Your landlord can only end your tenancy by following the correct process. Secure Housing Executive and housing association tenants can only be evicted if a court believes that they have broken the tenancy agreements. It's easier for a landlord to evict an introductory tenant, but the landlord still has to get a court order. Think carefully and get advice before you take any action to end your tenancy. It can be difficult to get a new social tenancy if you've given one up.
You may be able to ask for a judicial review if you're unhappy with how a public body has made a decision. This can be a long and expensive process and there's no guarantee that the decision will be changed. You'll need legal advice if you want to apply for a judicial review. Speak to an independent advice agency who may be able to refer you to the Law Centre for more assistance.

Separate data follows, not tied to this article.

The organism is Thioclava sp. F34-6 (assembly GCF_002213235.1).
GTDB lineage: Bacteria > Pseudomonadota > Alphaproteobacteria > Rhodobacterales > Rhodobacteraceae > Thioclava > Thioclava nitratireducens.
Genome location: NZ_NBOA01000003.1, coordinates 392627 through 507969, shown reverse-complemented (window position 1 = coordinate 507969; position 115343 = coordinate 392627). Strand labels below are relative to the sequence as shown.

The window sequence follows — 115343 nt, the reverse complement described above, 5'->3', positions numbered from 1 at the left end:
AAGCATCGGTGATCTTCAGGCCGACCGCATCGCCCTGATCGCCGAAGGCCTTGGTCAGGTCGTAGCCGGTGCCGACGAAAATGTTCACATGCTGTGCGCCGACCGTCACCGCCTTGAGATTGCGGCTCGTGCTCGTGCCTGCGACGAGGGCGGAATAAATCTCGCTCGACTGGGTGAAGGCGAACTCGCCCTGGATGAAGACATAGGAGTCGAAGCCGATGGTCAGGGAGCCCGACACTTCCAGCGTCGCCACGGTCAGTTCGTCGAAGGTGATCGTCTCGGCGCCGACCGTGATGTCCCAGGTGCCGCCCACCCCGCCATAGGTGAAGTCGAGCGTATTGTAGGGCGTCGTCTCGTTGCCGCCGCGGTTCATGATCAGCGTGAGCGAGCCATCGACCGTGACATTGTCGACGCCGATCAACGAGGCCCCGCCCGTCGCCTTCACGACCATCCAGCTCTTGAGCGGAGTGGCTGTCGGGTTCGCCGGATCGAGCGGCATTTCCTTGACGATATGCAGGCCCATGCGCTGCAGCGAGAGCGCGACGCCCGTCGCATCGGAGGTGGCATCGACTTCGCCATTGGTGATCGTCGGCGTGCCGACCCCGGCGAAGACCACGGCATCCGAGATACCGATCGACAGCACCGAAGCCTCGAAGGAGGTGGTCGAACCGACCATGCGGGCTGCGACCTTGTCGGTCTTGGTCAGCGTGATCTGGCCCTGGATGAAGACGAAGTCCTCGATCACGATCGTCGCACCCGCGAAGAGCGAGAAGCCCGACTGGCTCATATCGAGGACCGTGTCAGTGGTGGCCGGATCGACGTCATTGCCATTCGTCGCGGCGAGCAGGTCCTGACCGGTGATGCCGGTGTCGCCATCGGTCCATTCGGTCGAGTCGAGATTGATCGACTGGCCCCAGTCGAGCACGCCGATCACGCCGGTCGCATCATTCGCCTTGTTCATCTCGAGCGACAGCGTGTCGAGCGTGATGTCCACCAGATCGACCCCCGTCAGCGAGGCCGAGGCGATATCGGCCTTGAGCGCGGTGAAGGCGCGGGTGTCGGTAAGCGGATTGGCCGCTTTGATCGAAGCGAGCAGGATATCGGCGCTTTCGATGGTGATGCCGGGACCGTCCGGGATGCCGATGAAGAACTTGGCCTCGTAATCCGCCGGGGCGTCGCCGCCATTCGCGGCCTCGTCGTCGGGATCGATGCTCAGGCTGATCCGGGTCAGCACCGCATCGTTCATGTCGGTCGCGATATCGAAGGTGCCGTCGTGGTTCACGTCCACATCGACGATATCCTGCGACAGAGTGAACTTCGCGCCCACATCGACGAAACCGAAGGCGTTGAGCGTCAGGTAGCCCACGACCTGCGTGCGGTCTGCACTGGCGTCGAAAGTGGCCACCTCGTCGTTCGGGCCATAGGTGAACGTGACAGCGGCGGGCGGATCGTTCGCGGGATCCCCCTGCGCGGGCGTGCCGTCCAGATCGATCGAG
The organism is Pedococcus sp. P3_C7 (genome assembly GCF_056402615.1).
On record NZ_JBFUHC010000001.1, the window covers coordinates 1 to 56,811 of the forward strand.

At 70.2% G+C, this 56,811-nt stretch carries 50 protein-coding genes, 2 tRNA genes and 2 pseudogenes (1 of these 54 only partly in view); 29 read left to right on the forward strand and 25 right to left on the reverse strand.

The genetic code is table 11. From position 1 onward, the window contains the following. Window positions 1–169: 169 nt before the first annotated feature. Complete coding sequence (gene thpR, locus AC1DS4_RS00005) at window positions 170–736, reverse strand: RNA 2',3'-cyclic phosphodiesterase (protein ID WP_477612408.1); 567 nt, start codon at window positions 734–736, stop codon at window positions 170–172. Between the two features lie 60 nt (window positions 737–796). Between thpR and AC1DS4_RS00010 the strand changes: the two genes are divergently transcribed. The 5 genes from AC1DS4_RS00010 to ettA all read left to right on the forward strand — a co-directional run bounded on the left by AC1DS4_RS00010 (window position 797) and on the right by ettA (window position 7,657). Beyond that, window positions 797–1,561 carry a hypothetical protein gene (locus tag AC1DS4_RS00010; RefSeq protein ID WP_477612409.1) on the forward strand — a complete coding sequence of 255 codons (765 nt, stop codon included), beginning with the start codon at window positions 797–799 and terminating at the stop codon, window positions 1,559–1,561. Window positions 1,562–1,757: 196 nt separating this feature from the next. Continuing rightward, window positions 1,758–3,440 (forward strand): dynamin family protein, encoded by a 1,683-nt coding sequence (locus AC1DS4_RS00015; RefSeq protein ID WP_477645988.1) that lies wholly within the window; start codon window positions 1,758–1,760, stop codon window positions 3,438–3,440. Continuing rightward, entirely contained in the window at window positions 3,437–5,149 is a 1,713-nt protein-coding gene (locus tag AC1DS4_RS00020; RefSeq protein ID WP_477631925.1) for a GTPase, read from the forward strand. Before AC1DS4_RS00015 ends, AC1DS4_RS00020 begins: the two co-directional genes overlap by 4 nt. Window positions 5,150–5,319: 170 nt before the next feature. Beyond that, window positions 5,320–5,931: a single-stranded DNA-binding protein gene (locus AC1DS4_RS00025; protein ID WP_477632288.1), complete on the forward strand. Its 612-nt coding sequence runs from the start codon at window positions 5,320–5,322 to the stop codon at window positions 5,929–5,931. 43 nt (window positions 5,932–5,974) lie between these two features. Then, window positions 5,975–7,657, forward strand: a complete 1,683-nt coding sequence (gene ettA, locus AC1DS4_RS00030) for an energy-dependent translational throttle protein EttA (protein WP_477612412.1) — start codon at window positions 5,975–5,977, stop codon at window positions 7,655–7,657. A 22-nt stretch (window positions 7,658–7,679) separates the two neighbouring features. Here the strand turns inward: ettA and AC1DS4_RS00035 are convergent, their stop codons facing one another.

The courts may be able to help sort out some housing problems. Most court cases that deal with housing are civil matters, but criminal courts can also hear housing related cases as long as a criminal law is alleged to have been broken.
Court action can be expensive and you may have to pay fees. If you win your case the judge may order the other side to pay some or all of your costs. If you lose your case, you could end up having to pay for the other person's legal costs as well as your own fees and any damages the judge awards. You might be able to get financial help with the costs of legal action through Legal Aid.
You can use the Small Claims Court to take legal action against someone if you are claiming less than £3000. You don't need a solicitor to go to Small Claims Court so the costs are much lower than the costs for other types of legal action.
You may need to go to court to resolve a housing problem you're having. The type of court you use will depend on your case. You will need a solicitor to help you with most court cases, but you don't need one for Small Claims Court.
Protected tenants have greater rights to stay on in a property than other tenants. You may be entitled to stay in the property for the rest of your life. Responsibility for repairs in protected tenancies may depend on whether you have a tenancy agreement or not.